Now is The Time to Raise Awareness: Light it Up Blue for Autism

I’ve had this post in the editorial calendar for a while because Monday is Worldwide Autism Awareness Day.

What I didn’t know when I scheduled this post is that the CDC was going to release a new report showing that the number of autistic children has increased over 78% in the last 10 years.

I pretty much fell off my chair when I read that.

1 in 54 boys will be diagnosed with autism.

More children will be diagnosed with autism this year than with AIDS, diabetes & cancer combined.

That pretty much means that if you’ve never met anyone with autism, then you will. Very soon.

The number of increased cases of autism over the last dedicated is definitely attributed to more awareness of the disease and better screening,  but there are also environmental factors in play that scientists haven’t been able to identify yet. That’s the tricky part about finding a cure, or even what causes autism. It’s not 100% genetic and it’s not 100% environmental. It’s a cocktail of both and we haven’t discovered the recipe yet.

But we will.

On Monday the world is going to “Light it Up Blue” for autism awareness. All sorts of awesome things are going to happen. Landmarks like the Empire State Building and the Sydney Opera House are going to be lit up with blue lights. Certain retailers will be giving people the opportunity to donate money for research at the cash register. It’s also likely that there’s going to be some intense press coverage about the day as well. Probably not anything quite as big as my blog (pfft. USA TODAY) but you get the point.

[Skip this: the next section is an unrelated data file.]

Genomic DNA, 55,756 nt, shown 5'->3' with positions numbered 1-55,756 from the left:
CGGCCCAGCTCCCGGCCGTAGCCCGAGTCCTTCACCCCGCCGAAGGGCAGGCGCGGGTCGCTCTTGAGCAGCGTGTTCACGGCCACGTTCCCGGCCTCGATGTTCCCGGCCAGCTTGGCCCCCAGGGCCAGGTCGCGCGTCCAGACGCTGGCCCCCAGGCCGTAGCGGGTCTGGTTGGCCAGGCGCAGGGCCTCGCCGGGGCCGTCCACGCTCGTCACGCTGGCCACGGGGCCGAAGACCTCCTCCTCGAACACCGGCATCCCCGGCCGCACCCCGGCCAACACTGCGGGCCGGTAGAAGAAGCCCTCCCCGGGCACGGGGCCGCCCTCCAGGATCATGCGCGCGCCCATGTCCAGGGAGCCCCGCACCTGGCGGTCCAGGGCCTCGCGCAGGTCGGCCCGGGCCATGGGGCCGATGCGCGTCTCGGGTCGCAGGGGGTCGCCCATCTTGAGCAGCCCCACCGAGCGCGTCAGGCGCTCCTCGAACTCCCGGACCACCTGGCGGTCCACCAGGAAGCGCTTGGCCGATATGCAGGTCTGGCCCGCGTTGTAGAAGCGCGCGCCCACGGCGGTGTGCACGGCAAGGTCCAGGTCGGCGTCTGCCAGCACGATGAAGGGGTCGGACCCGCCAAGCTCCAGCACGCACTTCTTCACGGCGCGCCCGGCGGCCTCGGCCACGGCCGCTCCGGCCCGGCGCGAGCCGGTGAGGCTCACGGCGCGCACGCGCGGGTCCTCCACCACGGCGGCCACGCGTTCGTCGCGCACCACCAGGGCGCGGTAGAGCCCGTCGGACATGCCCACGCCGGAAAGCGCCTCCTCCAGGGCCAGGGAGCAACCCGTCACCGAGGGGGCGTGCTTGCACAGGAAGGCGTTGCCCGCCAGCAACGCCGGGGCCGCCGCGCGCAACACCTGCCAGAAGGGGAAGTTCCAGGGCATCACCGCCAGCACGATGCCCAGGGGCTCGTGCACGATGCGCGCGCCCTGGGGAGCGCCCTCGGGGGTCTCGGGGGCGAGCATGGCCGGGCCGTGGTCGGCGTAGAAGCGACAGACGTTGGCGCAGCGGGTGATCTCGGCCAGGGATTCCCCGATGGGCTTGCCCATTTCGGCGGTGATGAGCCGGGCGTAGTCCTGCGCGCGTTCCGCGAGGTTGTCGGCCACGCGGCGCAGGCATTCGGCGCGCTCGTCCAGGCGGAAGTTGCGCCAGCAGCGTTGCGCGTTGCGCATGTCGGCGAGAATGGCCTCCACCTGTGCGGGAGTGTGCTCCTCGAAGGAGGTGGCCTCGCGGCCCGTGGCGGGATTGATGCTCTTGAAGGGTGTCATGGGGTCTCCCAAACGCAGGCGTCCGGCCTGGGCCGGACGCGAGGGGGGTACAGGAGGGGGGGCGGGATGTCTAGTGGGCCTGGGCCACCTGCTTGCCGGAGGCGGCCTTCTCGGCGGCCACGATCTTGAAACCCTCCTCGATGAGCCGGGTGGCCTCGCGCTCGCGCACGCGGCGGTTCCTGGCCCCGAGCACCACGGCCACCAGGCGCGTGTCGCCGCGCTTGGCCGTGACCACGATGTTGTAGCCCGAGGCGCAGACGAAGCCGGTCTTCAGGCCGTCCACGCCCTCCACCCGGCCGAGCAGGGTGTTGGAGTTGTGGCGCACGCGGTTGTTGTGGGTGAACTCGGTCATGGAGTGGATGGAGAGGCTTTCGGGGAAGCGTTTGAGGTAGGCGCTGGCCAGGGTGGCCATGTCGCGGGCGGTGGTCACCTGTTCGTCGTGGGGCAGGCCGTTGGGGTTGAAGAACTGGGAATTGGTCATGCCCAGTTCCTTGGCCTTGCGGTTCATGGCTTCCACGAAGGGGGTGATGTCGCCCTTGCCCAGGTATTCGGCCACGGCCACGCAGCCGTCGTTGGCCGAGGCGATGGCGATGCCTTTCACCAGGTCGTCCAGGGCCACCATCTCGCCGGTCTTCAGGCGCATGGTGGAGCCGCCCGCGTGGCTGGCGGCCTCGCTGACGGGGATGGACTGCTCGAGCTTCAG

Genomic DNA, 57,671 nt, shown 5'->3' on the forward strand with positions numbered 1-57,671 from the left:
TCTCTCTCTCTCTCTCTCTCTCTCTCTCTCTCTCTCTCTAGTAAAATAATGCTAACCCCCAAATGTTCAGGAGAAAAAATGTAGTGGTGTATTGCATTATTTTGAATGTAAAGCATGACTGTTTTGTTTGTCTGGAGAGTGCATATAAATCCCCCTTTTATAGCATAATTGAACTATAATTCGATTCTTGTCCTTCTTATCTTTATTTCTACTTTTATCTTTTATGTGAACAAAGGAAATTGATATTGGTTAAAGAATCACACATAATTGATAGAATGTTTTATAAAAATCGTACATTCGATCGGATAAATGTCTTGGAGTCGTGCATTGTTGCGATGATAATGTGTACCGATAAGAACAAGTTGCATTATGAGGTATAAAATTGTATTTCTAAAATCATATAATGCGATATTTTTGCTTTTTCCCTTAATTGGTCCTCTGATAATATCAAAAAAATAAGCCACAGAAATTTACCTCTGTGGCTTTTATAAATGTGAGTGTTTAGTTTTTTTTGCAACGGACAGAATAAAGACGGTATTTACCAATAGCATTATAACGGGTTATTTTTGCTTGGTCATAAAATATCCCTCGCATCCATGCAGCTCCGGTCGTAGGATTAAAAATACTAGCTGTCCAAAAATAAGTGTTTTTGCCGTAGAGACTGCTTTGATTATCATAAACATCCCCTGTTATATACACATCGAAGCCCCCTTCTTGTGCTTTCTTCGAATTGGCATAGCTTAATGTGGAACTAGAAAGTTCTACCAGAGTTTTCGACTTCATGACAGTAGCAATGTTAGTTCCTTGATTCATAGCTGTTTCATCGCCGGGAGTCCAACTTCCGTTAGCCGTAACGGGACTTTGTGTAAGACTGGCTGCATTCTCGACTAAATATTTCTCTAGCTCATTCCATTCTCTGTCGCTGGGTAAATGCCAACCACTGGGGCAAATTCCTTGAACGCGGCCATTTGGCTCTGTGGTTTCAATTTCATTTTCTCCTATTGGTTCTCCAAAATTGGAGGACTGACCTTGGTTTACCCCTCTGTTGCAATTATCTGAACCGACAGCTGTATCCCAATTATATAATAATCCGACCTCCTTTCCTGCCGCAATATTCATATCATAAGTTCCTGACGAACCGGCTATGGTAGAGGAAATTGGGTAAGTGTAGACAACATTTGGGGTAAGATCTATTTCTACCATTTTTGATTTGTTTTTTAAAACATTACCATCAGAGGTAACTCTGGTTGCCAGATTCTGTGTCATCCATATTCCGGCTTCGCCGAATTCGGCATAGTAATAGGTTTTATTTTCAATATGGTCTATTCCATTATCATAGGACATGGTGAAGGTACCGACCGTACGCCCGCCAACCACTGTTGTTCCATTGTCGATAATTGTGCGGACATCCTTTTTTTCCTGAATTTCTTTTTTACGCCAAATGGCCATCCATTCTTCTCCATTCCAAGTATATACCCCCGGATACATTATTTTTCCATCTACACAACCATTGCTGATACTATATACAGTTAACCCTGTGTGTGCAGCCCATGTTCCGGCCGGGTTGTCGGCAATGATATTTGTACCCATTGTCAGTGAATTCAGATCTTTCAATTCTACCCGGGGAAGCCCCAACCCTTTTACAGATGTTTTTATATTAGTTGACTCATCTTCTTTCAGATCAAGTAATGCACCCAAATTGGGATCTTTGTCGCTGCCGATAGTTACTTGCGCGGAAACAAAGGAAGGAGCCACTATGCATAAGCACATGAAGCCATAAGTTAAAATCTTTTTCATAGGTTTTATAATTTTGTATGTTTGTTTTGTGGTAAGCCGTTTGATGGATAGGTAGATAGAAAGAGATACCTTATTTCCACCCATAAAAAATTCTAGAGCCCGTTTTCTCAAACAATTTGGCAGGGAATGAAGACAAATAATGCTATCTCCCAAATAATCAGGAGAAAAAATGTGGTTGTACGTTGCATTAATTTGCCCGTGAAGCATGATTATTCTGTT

The point is that people are going to be talking about autism.

I love it when people talk about autism. It has to be talked about. People need to know that it’s ok to ask questions if they think their children aren’t meeting all of the milestones.

My personal opinion is that at the first signs of any type of delay, children should start receiving specialized treatment and therapies. Some may say that’s overkill, but what’s it going to hurt if it turns out the child was just a little bit behind in their development and not actually autistic?

*Steps off soapbox*

Blue is way better than green

I like to think of World Autism Awareness Day as St. Patrick’s Day with a purpose and less alcoholism. It’s our excuse to cover everything in blue. We wear blue. We buy blue lightbulbs from Home Depot. We even grub on blue eggs and ham.

Lightitupblue.org is full of ideas for how to help on Autism Awareness Day. Here are a few of my favorites

  1. Take your efforts online – some of you may have already noticed that my blog is throwing up blue and that I’m using the Light it up Blue logo for my Twitter and Facebook pictures. Now do I think that’s going to make a huge impact? Maybe? But it’s really simple to do so why not, right? You can get the artwork here.
  2. Dress in blue – I want you guys thinking Smurfs on Monday. I plan on wearing a blue body suit to the office. It’s not going to be good for anyone, but no one is going to forget it’s Autism Awareness Day.
  3. Swim in the Ocean – because it’s blue. This means if you have to take a vacation you have my permission. It’s for a good cause.
  4. Hug someone with autism - NOTE: Make sure the don’t hate hugging first ;) If they don’t, then give them a giant squeeze and let them know you care.
  5. Send a donation request letter to the winner of the Mega Millions jackpot: If all of us do this, there’s no reason whoever wins can’t donate a cool million. If that doesn’t work we could always pitch in 10 bucks at the Autism Speaks donation page here.
  6. Learn more about autism and talk about it – Taking the time to learn about autism or teach someone else about it is time extremely well spent.  It’s like G.I. Joe always said: “Knowing is half the battle.”

Collin has taught us so much as parents and as people. He has this unique ability to push us to our limit, and then ease off before we break.